Here comes the grass!  It’s not exactly a smooth green carpet, and the little blades are noticeably sparser close to the shrubs that sheltered those dratted birds, but it is indubitably grass.  Surely those little blades will grow thicker as they push on into the sun!  And then

Here come the weeds! For four years of drought we had not worried about weeds- even dandelions had trouble thriving in baked adobe clay.  Now we have our first new dandelions.  Can oxalis and sticker-burs be far behind?

In another month or so I should be able to tell you whether we should have gone with the xeriscaping after all.  Stay tuned!

 

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Coastal vs Central California: It’s Still About the Water

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Left side of the road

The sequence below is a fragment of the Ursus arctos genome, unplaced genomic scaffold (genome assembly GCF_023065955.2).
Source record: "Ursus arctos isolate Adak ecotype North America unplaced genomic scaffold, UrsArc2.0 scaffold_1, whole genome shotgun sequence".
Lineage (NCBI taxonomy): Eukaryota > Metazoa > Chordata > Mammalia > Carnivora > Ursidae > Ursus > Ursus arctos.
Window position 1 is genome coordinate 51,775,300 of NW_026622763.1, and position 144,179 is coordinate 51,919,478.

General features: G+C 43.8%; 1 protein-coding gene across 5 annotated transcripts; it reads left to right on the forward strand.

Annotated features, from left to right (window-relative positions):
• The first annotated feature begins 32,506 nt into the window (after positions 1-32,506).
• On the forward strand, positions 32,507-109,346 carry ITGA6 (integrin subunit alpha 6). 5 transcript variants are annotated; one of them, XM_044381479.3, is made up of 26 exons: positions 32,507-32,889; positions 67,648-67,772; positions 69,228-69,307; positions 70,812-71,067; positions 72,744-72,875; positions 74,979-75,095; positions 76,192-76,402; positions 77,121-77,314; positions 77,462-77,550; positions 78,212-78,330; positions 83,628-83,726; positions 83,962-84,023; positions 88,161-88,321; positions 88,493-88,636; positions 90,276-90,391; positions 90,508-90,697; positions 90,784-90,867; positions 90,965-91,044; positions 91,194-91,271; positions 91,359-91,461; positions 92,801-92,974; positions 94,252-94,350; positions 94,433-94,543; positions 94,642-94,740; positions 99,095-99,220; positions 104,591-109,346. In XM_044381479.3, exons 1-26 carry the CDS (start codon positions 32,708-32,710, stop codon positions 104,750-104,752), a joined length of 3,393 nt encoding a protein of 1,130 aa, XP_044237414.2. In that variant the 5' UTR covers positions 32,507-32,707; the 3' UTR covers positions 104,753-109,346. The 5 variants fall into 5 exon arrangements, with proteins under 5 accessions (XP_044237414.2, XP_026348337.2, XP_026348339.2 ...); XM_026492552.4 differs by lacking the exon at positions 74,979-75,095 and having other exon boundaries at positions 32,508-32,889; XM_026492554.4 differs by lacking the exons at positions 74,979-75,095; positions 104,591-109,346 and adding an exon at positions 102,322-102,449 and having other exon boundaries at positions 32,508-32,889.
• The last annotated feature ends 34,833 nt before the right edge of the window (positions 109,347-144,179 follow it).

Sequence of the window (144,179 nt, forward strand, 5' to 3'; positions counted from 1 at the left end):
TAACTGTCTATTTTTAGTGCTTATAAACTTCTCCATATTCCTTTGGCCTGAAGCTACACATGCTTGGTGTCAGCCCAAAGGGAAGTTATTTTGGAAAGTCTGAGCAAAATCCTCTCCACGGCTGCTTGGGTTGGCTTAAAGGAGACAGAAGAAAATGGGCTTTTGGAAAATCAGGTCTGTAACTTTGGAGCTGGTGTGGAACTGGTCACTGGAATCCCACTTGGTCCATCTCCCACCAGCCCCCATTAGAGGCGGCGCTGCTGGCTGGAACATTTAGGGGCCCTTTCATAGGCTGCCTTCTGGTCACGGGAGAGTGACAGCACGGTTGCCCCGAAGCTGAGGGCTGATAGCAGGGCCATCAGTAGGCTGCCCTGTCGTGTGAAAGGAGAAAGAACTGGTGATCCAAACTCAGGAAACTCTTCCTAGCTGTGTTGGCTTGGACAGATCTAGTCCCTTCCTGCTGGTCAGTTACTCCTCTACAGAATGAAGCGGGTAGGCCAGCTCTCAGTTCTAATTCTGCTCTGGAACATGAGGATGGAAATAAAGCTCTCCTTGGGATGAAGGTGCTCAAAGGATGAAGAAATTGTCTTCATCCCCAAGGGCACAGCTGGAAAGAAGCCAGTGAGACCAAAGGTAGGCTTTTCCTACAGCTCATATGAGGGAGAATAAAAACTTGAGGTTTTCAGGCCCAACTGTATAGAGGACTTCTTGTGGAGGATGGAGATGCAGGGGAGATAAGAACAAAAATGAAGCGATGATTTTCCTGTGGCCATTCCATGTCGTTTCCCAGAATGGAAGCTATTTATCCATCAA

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right side of road – just add water!

My husband and I took a road trip a few weeks ago, driving from Los Altos down to Bakersfield and then east, returning via Bakersfield and Paso Robles and then up 101.

As far as the Pacheco Pass, the landscape was lyrically green with oaks and buckeyes sporting fresh foliage, and  wildflowers filling the crevices between the hills with streams of yellow mustard, buttercups,  and golden poppies. Rock outcroppings were wreathed in ribbons of late-rising fog like the karst peaks in traditional Chinese landscapes.

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On the other side of the pass, we dropped down past the San Luis Reservoir, much healthier-looking at first glance than the last time we had passed this way almost two years ago. But a second look showed us the thirty  feet of rocky scree which separated the current level of the reservoir and the grassy level of the normal shore.  Despite heavy rain in March, the reservoir was still only at 52% capacity, 57% of the average fullness for the end of March.